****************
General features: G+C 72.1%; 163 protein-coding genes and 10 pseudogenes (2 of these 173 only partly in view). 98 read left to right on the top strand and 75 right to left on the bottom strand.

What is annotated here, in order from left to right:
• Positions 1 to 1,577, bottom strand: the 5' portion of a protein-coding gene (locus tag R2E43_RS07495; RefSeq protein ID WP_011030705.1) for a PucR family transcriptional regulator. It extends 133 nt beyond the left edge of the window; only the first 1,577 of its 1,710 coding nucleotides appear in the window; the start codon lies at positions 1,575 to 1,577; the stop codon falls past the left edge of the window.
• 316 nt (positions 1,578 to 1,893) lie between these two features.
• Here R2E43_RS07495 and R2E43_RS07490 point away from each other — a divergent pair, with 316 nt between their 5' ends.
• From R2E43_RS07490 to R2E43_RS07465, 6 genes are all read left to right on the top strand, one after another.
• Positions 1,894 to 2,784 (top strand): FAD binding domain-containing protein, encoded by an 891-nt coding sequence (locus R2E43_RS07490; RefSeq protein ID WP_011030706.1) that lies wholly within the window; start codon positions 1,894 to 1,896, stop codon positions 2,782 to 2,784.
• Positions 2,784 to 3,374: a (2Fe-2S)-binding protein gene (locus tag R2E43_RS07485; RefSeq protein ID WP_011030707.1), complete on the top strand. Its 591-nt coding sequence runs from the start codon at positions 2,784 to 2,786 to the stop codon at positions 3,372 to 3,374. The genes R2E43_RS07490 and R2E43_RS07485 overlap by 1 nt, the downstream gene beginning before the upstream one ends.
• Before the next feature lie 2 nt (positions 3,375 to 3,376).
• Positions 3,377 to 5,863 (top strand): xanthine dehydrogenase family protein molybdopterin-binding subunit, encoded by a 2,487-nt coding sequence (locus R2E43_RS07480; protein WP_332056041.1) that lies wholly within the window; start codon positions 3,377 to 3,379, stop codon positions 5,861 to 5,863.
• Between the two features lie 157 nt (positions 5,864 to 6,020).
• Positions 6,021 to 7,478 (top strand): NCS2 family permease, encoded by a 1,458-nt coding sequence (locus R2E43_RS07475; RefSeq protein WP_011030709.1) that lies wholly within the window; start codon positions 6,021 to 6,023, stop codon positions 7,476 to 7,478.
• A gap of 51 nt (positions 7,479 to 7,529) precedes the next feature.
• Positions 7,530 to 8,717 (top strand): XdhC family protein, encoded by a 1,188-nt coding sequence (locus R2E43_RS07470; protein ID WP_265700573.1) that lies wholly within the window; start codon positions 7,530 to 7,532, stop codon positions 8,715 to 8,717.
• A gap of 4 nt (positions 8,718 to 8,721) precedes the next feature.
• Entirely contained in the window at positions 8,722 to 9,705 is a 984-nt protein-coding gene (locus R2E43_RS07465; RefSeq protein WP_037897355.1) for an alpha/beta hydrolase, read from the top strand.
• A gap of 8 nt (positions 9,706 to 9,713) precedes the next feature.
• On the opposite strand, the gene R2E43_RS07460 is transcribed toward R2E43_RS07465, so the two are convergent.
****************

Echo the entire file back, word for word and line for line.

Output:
General features: G+C 72.1%; 163 protein-coding genes and 10 pseudogenes (2 of these 173 only partly in view). 98 read left to right on the top strand and 75 right to left on the bottom strand.

What is annotated here, in order from left to right:
• Positions 1 to 1,577, bottom strand: the 5' portion of a protein-coding gene (locus tag R2E43_RS07495; RefSeq protein ID WP_011030705.1) for a PucR family transcriptional regulator. It extends 133 nt beyond the left edge of the window; only the first 1,577 of its 1,710 coding nucleotides appear in the window; the start codon lies at positions 1,575 to 1,577; the stop codon falls past the left edge of the window.
• 316 nt (positions 1,578 to 1,893) lie between these two features.
• Here R2E43_RS07495 and R2E43_RS07490 point away from each other — a divergent pair, with 316 nt between their 5' ends.
• From R2E43_RS07490 to R2E43_RS07465, 6 genes are all read left to right on the top strand, one after another.
• Positions 1,894 to 2,784 (top strand): FAD binding domain-containing protein, encoded by an 891-nt coding sequence (locus R2E43_RS07490; RefSeq protein ID WP_011030706.1) that lies wholly within the window; start codon positions 1,894 to 1,896, stop codon positions 2,782 to 2,784.
• Positions 2,784 to 3,374: a (2Fe-2S)-binding protein gene (locus tag R2E43_RS07485; RefSeq protein ID WP_011030707.1), complete on the top strand. Its 591-nt coding sequence runs from the start codon at positions 2,784 to 2,786 to the stop codon at positions 3,372 to 3,374. The genes R2E43_RS07490 and R2E43_RS07485 overlap by 1 nt, the downstream gene beginning before the upstream one ends.
• Before the next feature lie 2 nt (positions 3,375 to 3,376).
• Positions 3,377 to 5,863 (top strand): xanthine dehydrogenase family protein molybdopterin-binding subunit, encoded by a 2,487-nt coding sequence (locus R2E43_RS07480; protein WP_332056041.1) that lies wholly within the window; start codon positions 3,377 to 3,379, stop codon positions 5,861 to 5,863.
• Between the two features lie 157 nt (positions 5,864 to 6,020).
• Positions 6,021 to 7,478 (top strand): NCS2 family permease, encoded by a 1,458-nt coding sequence (locus R2E43_RS07475; RefSeq protein WP_011030709.1) that lies wholly within the window; start codon positions 6,021 to 6,023, stop codon positions 7,476 to 7,478.
• A gap of 51 nt (positions 7,479 to 7,529) precedes the next feature.
• Positions 7,530 to 8,717 (top strand): XdhC family protein, encoded by a 1,188-nt coding sequence (locus R2E43_RS07470; protein ID WP_265700573.1) that lies wholly within the window; start codon positions 7,530 to 7,532, stop codon positions 8,715 to 8,717.
• A gap of 4 nt (positions 8,718 to 8,721) precedes the next feature.
• Entirely contained in the window at positions 8,722 to 9,705 is a 984-nt protein-coding gene (locus R2E43_RS07465; RefSeq protein WP_037897355.1) for an alpha/beta hydrolase, read from the top strand.
• A gap of 8 nt (positions 9,706 to 9,713) precedes the next feature.
• On the opposite strand, the gene R2E43_RS07460 is transcribed toward R2E43_RS07465, so the two are convergent.